Regional surface wave tomography in the sub-Antarctic Scotia Sea is helpful in revealing the nature of the crust and the Swave seismic velocity profile beneath the Bransfield Strait. The joint use of our regional network, global seismographic network stations and local temporary arrays provide better lateral resolution than that obtained in our previous studies concerning the Scotia Sea region. Tomographic analysis of data obtained using 10 broad band seismic stations and more than 300 regional events, shows that the Bransfield Basin is characterised by a strong group velocity reduction of 8% with respect to the surrounding areas, in the period range from 15 s to 50 s. The crustal and upper mantle models of the eastern, central and western Bransfield Basin are obtained by joint inversion of Rayleigh and Love local dispersion curves from 15 s to 50 s. In addition our data set is expanded to a broader period interval (1–80 s), in central Bransfield Strait in order to better constrain the upper mantle and shallow crust. The main results can be summarized as follows: (a) the crust thins distinctly from W toward E; the variation is consistent with the type of volcanism, earthquake distribution and bathymetric observations, (b) low upper mantle velocities (soft lid) extend down to depths exceeding 70 km as a consequence of elevated temperatures, (c) the crust beneath the central Bransfield Basin displays continental characteristics with a gradually increasing S-wave velocity distribution versus depth analogous to the East African Rift structure of Kenya, (d) negative velocity gradients are present in the lower crust beneath the eastern Bransfield Basin; these could be interpreted as magmatic bodies originating from decompression melting of the mantle.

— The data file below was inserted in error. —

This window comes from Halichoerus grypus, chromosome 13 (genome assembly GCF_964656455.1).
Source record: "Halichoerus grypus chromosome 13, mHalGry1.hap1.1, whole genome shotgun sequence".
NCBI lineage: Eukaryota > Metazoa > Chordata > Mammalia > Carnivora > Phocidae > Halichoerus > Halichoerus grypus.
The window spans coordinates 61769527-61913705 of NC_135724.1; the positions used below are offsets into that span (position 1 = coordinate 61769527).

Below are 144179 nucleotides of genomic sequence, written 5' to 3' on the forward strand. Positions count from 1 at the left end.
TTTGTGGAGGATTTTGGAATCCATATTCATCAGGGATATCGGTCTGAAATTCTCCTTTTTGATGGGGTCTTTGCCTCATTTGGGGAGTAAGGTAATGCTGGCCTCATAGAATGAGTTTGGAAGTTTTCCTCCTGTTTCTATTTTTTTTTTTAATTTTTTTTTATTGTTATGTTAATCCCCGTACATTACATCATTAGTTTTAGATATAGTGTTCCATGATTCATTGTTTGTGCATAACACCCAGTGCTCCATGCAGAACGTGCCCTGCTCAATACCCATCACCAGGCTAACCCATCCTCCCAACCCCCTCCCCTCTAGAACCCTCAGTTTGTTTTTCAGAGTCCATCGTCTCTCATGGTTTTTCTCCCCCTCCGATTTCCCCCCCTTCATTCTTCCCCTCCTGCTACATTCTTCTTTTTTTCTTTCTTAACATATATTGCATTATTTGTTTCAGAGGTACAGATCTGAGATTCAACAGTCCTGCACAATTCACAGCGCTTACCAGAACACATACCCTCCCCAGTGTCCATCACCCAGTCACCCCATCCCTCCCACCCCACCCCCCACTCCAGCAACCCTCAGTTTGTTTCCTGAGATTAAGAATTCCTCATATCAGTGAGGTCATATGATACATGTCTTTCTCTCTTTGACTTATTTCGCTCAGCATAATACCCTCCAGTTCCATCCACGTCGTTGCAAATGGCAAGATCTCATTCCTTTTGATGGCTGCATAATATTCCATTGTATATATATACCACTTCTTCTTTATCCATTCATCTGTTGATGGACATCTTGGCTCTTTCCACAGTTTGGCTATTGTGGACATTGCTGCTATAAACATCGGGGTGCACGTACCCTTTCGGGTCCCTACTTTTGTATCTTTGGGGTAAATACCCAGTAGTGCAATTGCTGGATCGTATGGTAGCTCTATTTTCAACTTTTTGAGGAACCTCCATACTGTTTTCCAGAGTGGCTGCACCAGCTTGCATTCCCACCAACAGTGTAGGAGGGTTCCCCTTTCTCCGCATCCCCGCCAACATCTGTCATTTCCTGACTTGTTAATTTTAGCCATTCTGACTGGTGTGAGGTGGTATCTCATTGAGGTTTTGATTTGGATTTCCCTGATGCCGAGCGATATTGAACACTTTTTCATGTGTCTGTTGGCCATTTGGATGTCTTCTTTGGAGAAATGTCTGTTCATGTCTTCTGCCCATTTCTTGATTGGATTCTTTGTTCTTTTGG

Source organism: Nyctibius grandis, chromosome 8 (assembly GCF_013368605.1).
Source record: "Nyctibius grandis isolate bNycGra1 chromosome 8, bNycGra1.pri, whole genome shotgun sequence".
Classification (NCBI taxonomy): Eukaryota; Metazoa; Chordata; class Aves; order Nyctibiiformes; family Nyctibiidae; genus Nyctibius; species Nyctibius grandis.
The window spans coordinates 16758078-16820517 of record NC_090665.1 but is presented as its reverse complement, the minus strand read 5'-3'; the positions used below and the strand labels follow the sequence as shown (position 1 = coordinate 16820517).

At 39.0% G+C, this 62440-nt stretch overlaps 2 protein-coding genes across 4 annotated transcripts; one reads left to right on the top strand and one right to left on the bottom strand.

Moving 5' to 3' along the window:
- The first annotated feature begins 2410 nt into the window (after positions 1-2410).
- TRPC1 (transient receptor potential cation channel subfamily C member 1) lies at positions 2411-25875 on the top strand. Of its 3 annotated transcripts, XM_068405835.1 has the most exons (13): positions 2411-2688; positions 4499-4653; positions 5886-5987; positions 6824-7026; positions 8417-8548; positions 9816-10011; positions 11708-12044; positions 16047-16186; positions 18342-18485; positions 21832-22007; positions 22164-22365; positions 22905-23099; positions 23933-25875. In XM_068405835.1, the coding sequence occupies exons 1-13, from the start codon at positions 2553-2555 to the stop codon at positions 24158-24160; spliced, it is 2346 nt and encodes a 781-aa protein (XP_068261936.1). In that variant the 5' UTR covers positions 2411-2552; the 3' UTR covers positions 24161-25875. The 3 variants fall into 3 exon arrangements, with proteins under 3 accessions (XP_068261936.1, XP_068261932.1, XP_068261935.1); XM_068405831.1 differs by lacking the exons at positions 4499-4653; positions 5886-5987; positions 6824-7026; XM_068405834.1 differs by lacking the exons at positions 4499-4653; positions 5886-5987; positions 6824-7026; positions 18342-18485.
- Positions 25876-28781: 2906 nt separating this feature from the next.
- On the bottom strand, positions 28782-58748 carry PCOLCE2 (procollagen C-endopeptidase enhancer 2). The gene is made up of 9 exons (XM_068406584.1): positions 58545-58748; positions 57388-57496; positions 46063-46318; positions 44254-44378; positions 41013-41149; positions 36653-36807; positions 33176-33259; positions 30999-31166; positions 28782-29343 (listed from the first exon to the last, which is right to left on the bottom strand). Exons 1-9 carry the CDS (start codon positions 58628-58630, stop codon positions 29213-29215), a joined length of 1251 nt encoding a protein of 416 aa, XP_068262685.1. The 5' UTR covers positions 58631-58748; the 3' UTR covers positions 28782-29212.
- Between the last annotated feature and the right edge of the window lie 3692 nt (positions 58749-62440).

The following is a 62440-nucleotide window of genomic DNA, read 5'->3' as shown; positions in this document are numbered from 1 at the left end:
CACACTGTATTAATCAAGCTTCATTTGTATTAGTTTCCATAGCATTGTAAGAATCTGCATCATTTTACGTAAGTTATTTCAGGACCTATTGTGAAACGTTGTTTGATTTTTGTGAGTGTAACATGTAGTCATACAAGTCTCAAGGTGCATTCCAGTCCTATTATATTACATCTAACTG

Crustal and upper mantle S-wave velocity structure beneath the Bransfield Strait (West Antarctica) from regional surface wave tomography

VUAN A;
2005

Abstract

Regional surface wave tomography in the sub-Antarctic Scotia Sea is helpful in revealing the nature of the crust and the Swave seismic velocity profile beneath the Bransfield Strait. The joint use of our regional network, global seismographic network stations and local temporary arrays provide better lateral resolution than that obtained in our previous studies concerning the Scotia Sea region. Tomographic analysis of data obtained using 10 broad band seismic stations and more than 300 regional events, shows that the Bransfield Basin is characterised by a strong group velocity reduction of 8% with respect to the surrounding areas, in the period range from 15 s to 50 s. The crustal and upper mantle models of the eastern, central and western Bransfield Basin are obtained by joint inversion of Rayleigh and Love local dispersion curves from 15 s to 50 s. In addition our data set is expanded to a broader period interval (1–80 s), in central Bransfield Strait in order to better constrain the upper mantle and shallow crust. The main results can be summarized as follows: (a) the crust thins distinctly from W toward E; the variation is consistent with the type of volcanism, earthquake distribution and bathymetric observations, (b) low upper mantle velocities (soft lid) extend down to depths exceeding 70 km as a consequence of elevated temperatures, (c) the crust beneath the central Bransfield Basin displays continental characteristics with a gradually increasing S-wave velocity distribution versus depth analogous to the East African Rift structure of Kenya, (d) negative velocity gradients are present in the lower crust beneath the eastern Bransfield Basin; these could be interpreted as magmatic bodies originating from decompression melting of the mantle.
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Utilizza questo identificativo per citare o creare un link a questo documento: http://hdl.handle.net/20.500.14083/2308
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